The vote triggered the first public condemnation by the Saudis of the Egyptian regime, which they helped bring to power three years ago.

The Saudi criticism also coincided with cutting monthly discounted oil shipments to Egypt, a much-needed support for the country’s deteriorating economy.

Since then a cold war has erupted between both countries. Each country seeks to take steps against its counterpart in an unprecedented way.

In this context, Egypt sought to impede building a Saudi military base in Djibouti while informed media sources said that Ahmed Al-Khatib, the adviser of Saudi King Salman bin Abdul-Aziz, has paid a visit to the Ethiopian Renaissance Dam last December within the framework of his current presence in the Ethiopian capital, Addis Ababa, to find out the possibility of renewable energy generation.

The Ethiopian source, that accompanied the Saudi official to the dam, said that Al-Khatib visited the dam , and was received by the project manager Semegnew Bekele.

In the same context, Saudi Minister of Agriculture Abdulrahman bin Abdulmohsen al-Fadhli has also visited Ethiopia before Al-Khatib’s visit.

Egypt was alarmed by the visit as it is sensitive towards the Renaissance Dam issue as it fears that it will have negative repercussions on its water shrews from the Nile River.

Moreover, Sudan has recently renewed its complaint on Halai’b and Shalateen to the security council days after the visit of South Sudan’s President Silva Kiir to Egypt and the talks about a tripartite alliance between Cairo, Juba, and Uganda to siege Ethiopia and Sudan.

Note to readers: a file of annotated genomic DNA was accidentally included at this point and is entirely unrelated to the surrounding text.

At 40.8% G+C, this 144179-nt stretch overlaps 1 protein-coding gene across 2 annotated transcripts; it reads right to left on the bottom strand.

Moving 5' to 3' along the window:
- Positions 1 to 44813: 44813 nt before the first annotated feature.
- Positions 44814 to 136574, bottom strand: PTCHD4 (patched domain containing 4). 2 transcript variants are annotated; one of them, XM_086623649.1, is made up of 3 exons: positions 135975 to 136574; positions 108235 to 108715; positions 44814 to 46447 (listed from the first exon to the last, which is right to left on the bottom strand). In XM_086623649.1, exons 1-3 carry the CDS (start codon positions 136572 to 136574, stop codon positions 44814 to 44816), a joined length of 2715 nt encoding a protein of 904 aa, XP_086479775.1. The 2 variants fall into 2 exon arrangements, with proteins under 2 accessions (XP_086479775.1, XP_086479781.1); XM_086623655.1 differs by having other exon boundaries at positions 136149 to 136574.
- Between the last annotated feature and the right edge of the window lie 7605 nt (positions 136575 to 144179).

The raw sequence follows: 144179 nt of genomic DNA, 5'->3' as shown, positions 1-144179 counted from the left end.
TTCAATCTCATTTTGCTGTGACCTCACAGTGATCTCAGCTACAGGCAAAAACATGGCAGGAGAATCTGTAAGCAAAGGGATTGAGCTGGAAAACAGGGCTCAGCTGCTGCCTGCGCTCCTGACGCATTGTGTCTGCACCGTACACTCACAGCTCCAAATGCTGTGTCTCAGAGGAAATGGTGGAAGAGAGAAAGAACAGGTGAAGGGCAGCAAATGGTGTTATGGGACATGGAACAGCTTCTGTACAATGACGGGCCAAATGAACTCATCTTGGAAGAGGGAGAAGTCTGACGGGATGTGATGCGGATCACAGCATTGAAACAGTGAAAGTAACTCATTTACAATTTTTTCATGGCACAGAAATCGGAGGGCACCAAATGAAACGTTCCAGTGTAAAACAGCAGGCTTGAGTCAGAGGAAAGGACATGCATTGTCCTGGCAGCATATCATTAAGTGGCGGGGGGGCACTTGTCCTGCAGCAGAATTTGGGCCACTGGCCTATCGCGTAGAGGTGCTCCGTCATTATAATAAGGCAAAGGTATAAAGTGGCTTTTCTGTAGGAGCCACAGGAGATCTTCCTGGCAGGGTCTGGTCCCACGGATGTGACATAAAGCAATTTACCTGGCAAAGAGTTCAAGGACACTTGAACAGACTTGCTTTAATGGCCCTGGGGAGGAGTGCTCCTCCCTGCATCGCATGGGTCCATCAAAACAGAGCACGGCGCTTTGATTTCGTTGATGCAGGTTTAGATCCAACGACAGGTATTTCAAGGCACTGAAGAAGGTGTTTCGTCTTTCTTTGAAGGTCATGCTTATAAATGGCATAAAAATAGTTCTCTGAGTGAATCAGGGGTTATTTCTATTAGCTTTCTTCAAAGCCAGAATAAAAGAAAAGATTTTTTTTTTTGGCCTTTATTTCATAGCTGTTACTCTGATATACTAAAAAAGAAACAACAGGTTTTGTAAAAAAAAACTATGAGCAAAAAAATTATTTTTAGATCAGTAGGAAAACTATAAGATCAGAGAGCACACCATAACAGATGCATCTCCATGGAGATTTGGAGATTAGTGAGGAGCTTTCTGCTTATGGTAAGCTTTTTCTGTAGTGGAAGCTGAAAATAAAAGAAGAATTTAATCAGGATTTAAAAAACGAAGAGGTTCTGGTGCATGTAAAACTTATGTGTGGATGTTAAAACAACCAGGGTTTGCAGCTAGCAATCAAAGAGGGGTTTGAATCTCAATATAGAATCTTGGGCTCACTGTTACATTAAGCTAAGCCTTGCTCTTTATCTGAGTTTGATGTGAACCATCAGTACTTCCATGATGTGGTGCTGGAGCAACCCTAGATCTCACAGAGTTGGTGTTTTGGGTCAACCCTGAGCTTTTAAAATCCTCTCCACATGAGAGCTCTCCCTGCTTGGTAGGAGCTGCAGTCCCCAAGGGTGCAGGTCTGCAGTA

During Salva Kiir’s visit to Cairo, an Egyptian newspaper al-Dostour published an article titled: “In Cooperation between Cairo, Juba, and Uganda… Egypt leads a tripartite alliance to siege Ethiopia.”

The Egyptian newspaper mentioned that Egypt seeks to enhance its movements in Africa and especially with the Nile basin countries.

It also reported that Egypt, Juba, and Uganda currently form a tripartite alliance its main target to siege Ethiopia, support Egypt’s interests in the region and put pressure on Addis Ababa’s government if necessary.

Moreover, one of Egypt’s top priority to enhance its influence in Sudan to put pressure on Omar Hassan al-Bashir’s regime if the situation escalated especially that al-Bashir’s policy toward Egypt is changeable and unstable.

In addition, al-Bashir backs Ethiopia against Egypt, according to al-Dostour newspaper.

It is noteworthy that Sudan has called more than once in an official way to restore back its right over Halai’b and Shalateen.

The Hala’ib triangle, which is a 20,580-km area on the Red Sea, has been a disputable issue between Egypt and Sudan since 1958, shortly after Sudan gained its independence from the British-Egyptian rule in January 1956.

Since the mid-1990’s, the area has been under Cairo’s full military control.

Last April, Cairo refused a demand by the Sudanese government to hold direct negotiations on Hala’ib and Shalateen or to accept the referral of the dispute to the International Court of Arbitration.

Egypt has used to reject Sudan’s repeated calls for referring the dispute to international arbitration.

The international law stipulates that the agreement of the two parties is needed to arbitrate a dispute by the tribunal.

Moreover, the Egyptian authorities have imposed restrictions on the entry of Sudanese nationals into the area.